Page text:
LENS HOODS ARE INCREDIBLY USEFUL PIECES OF KIT – BUT WHEN SHOULD YOU USE ONE?
Lens hood is an incredibly simple and incredibly useful piece of kit. But people often don’t know what their purpose is, when they might use one or what lens hood, they should buy. In this article, we’ll look at lens hoods in detail so you can pick the right ones for your lenses.
WHAT IS A LENS HOOD AND WHAT TYPES ARE AVAILABLE?
A lens hood is quite simply a cone shaped piece of plastic, rubber or metal that attaches to the end of your lens to shield it from bright light.
There are two types of lens hood – tulip and round. Tulip hoods, also known as petal hoods, have a curved design and are usually used on wide-angle lenses. The cutout design allows for the most amount of shade for the lens, whilst still allowing you to capture an image without getting a bit of the lens hood into the shot. Using a lens hood on a wide-angle lens does still require care and you need to make sure that you rotate and attach the hood correctly.
Round or cylinder hoods are simply a tube shape that completely encloses the lens. You’ll usually find these used on fixed prime lenses and those with a longer focal length (i.e. telephotos). This is because telephoto lenses don’t cover a wide enough field of view to need to worry about parts of the hood appearing in the shot. They’re also used on fixed focal length lenses as a hood can be manufactured to fit the exact specifications of that lens.
WHEN SHOULD I USE A LENS HOOD?
The general school of thought amongst pros is that you should always have a lens hood on your lens (with a couple of exceptions that I’ll come onto in a minute). Even indoors or at night there could be stray light entering your lens. However, there are certain scenarios where a lens hood is absolutely essential.
One of these is if your subject is backlit or you’re shooting into strong sunlight as you will need every option available to control the light.
The other is if you’re using off-camera flash, as flash photography is, by its very nature, extremely bright and can cause unwanted flare in your images. Funnily enough, night photography can also cause problems with flare as it’s dark – any stray light can easily cause a flare.
I mentioned that there are a few exceptions to the rule of using a lens hood. The most obvious one is if you actually want to create a lens flare effect in your image with the sun – that’s impossible to achieve if you’re using a lens hood!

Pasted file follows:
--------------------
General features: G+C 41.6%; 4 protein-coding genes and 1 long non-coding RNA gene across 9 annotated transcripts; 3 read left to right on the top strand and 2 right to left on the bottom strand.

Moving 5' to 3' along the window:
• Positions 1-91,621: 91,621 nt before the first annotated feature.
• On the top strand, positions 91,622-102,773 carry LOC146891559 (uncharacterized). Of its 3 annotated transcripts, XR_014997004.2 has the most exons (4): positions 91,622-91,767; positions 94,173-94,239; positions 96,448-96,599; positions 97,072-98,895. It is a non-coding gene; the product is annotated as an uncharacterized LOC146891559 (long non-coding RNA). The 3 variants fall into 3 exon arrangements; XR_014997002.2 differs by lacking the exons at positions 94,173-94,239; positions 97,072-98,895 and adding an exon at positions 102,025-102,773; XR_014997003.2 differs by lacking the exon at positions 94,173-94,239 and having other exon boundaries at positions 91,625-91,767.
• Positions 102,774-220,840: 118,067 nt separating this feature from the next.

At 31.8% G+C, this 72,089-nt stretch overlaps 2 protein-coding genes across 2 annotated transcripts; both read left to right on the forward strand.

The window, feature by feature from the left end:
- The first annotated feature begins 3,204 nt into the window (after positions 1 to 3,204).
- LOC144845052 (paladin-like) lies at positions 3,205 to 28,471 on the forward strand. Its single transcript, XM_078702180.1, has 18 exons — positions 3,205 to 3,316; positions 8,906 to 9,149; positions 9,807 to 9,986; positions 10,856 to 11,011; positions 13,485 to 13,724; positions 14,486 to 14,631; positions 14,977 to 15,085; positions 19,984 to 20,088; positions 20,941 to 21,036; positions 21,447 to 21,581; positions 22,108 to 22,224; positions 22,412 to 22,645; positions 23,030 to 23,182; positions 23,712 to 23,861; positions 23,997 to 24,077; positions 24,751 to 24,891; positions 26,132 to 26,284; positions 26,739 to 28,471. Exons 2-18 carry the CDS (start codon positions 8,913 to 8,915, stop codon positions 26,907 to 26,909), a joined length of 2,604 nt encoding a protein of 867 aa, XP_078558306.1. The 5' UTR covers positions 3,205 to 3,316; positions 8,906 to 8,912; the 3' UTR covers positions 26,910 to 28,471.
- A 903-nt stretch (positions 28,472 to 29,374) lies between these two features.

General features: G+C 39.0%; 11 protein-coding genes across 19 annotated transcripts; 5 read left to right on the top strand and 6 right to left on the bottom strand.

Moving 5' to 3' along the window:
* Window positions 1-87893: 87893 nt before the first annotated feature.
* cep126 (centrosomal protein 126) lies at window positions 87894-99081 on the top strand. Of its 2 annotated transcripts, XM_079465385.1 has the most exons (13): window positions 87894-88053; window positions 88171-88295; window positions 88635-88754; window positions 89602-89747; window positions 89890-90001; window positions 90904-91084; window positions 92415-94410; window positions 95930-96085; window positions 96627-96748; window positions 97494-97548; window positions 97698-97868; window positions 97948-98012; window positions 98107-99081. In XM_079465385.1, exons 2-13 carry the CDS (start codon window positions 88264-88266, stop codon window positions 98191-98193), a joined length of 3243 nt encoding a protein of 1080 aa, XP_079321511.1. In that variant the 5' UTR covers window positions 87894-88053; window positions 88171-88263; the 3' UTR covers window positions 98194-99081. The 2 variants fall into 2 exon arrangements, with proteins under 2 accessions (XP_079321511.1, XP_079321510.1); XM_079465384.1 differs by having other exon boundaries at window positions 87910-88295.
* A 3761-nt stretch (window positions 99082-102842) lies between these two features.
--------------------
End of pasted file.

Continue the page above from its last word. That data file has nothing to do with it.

Secondly, it’s best to avoid using a lens hood if you’re using the pop-up flash available on some cameras. This is because the light from the pop-up flash can be blocked by the lens hood and this will create a shadow across the bottom of your image. This happens as the popup flash is very close to the camera body and therefore the lens hood.
Lastly, if you’re using an accessory on the front of your lens (such as a ring flash) or indeed some filters (such as a circular polarizer) you won’t be able to attach a lens hood as well.
WHAT LENS HOOD SHOULD I BUY?
Some lenses will come with a lens hood when you buy them, but, to my mind at least, this seems to be becoming more and more unusual! Depending on the brand and size of your lens, prices can range from $10 to the high hundreds. There are plenty of third-party lens hoods available but you do need to make sure you check the quality.
A flimsy and insubstantial lens hood won’t provide any positives! Especially avoid any lens hood that says it’s ‘universal’. As I hope you can see from this article, there is no such thing!
You must make sure that you get the right lens hood for your lens. Each lens will have a different filter thread that the hood needs to fit (e.g. the Canon 24-105mm lens has a 77mm thread) and will need specific cutouts if it’s a wide-angle zoom lens. So, particularly if you’re buying a third-party lens hood, make sure you know the exact name and model of your lens as well as the filter thread size.
A FEW SMALL TIPS!
Lens hoods are large and unwieldy at times and take up a large amount of space. Fortunately, for transport purposes, they can be turned upside down and reattached over your lens – making them far more compact! Of course, you could also remove all your lens hoods and stack them up together.
But what about if you go out and forget your lens hood? You have a couple of choices. You could construct a temporary lens hood from a piece of cardboard or, if you’re in the middle of nowhere, try using your hand to shield the lens from as much light as possible.
Lastly don’t forget that using a lens hood offers an extra layer of protection to your lens should the worst happen and the lens get dropped. And replacing a lens hood is always going to be cheaper than replacing the whole lens!
Hopefully this article will answer your questions on lens hoods and show you how useful they are for such a small piece of kit!